So what images best present Norway? They would have to include ships and fjords and glacial waters. And Oslo? Cafés and ferries and children with very very light hair. And boats. Everywhere – boats.
My admiration for the Vikings was only half serious two days ago when I rowed my own wooden boat up and down the Hardengenfjord. Today, I gave them a more thorough consideration.
We sailed over, via ferry, to the Viking Museum, where we could stare endlessly at the boats that, more than 1000 years ago, carried the Vikings to sea.
Impressive. And beautiful.
And although my little boat had been designed to imitate the looks of a Viking dinghy, hands down, the ancient boat would have walked away with a “best of show” in a competition between the two.
Daughters are predisposed to reassure parents of their abilities and exceptional strengths and thus I was told that I probably had Viking blood in me in that I could well manage on a boat and trip requiring that degree of stamina. In truth, I’d only go out if someone promised to pull on the oars should the winds fail. And I would insist on a decent night’s sleep at a nice seaside inn, with a fresh and honest dinner to cap the day.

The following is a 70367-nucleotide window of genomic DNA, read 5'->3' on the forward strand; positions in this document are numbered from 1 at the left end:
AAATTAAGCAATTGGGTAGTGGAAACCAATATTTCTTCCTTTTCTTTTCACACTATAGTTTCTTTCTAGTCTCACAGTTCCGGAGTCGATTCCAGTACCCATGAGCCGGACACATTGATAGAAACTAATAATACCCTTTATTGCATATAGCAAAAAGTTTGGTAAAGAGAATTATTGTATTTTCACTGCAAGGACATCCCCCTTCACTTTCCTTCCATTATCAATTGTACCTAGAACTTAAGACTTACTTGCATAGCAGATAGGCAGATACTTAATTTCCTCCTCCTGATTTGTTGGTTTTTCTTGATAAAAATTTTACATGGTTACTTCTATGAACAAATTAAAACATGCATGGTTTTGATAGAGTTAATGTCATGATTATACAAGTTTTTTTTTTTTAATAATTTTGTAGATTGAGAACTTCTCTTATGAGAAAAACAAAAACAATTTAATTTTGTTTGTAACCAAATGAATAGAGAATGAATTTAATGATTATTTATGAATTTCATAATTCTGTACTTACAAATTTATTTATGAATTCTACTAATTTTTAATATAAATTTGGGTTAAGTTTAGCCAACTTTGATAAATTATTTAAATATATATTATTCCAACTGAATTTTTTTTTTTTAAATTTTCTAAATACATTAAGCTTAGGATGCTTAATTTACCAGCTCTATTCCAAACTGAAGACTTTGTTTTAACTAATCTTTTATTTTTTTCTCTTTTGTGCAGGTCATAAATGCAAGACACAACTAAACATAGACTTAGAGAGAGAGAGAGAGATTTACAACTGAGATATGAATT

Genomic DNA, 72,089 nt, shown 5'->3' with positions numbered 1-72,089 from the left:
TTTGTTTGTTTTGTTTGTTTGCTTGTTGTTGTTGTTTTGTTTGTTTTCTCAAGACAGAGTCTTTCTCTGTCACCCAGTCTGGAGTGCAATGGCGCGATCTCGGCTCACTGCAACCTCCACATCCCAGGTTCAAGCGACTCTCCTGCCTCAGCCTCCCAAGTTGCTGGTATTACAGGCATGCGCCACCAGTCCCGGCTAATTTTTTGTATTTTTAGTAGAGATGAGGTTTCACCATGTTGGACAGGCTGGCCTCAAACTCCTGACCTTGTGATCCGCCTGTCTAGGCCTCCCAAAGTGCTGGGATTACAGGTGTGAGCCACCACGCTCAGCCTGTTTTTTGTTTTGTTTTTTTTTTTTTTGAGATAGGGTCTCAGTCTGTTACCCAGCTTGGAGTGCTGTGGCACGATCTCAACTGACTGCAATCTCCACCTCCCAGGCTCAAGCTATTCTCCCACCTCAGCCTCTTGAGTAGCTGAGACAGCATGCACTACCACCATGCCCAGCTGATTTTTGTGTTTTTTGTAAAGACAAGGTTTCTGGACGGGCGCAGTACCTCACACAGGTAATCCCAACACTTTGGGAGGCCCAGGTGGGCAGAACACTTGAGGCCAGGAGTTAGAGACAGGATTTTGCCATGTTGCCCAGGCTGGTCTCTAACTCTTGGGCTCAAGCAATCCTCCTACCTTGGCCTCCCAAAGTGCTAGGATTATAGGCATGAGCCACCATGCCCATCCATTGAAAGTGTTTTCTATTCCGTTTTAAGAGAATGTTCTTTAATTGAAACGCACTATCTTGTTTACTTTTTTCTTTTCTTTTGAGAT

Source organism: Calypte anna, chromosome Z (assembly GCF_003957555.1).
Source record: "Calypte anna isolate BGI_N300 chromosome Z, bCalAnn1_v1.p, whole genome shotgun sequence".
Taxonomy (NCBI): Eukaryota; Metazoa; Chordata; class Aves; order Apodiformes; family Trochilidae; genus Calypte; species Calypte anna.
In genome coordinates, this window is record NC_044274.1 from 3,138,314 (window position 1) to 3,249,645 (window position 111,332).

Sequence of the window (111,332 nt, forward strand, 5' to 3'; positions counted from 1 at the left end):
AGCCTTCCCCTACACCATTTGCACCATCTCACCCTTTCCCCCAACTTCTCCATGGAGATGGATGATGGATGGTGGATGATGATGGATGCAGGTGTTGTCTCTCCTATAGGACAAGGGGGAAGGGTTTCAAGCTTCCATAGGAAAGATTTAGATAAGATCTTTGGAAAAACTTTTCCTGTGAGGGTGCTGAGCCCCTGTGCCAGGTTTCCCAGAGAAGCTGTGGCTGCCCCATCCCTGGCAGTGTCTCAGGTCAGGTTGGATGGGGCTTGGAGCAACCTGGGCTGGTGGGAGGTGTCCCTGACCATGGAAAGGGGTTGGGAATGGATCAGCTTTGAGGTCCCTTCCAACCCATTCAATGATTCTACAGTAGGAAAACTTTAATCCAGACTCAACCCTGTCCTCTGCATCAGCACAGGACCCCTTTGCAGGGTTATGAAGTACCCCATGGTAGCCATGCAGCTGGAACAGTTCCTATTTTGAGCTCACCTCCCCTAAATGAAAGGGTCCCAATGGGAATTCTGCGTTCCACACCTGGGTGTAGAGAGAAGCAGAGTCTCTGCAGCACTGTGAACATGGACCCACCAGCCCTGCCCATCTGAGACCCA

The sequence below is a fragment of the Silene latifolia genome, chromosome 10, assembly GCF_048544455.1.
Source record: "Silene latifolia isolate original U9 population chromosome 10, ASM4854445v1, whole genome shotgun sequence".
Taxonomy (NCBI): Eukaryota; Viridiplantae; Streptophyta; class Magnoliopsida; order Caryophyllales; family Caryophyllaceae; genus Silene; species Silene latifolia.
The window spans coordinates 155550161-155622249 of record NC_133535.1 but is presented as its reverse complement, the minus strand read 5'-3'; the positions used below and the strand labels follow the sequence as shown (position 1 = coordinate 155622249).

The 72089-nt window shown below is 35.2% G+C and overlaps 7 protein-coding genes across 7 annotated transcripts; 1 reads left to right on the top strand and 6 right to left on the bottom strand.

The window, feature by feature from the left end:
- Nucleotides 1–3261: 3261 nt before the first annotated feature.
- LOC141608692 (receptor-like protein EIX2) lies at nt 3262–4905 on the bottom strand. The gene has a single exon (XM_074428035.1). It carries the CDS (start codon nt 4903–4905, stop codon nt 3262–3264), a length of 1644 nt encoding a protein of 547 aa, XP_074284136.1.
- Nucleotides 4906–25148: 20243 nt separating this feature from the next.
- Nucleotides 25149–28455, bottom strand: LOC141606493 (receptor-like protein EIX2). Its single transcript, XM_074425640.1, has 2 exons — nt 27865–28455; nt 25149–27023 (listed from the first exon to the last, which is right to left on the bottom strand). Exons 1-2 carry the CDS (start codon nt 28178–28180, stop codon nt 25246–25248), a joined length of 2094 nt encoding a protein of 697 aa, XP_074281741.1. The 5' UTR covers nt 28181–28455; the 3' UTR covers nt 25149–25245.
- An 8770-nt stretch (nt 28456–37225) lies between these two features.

I’m not sure that was in the offering back in the year 900 A.D.
Zipping back on the ferry, we noted the tankers that hauled crates of goods from China…
…and the small shrimp boats that, each morning, brought in large quantities of fresh sea critters for Oslovians to devour right that day (these are parked right in front of the Nobel Peace Center)…
…and, of course, there were other things out there on the water. Things that require paddles of a different sort.
Is it oxymoronic to speak of Norway as the land of the sea?
Late in the day (or is it night? ), a different set of vessels demonstrated once and for all that Norwegians really do know how to work with food. Watermelon and tomato soup, turbot filets, crayfish, tenderloin and an array of strawberry presentations were brilliantly executed. A regional, seasonal menu done in a northern country with a short growing season. Absolutely inspired.
Here's an example (this is the crayfish and asparagus in a lobster sauce, with Jerusalem artichole chips; I like the frothy ocean look and of course, the vessel):
So, my admiration is quite genuine. For Norwegian boatmen and cooks who take on challenges that make me feel small. Okay, I may feel small for other reasons, too. The shrimp besides the lobster. The dinghy beside the ship. You get the point.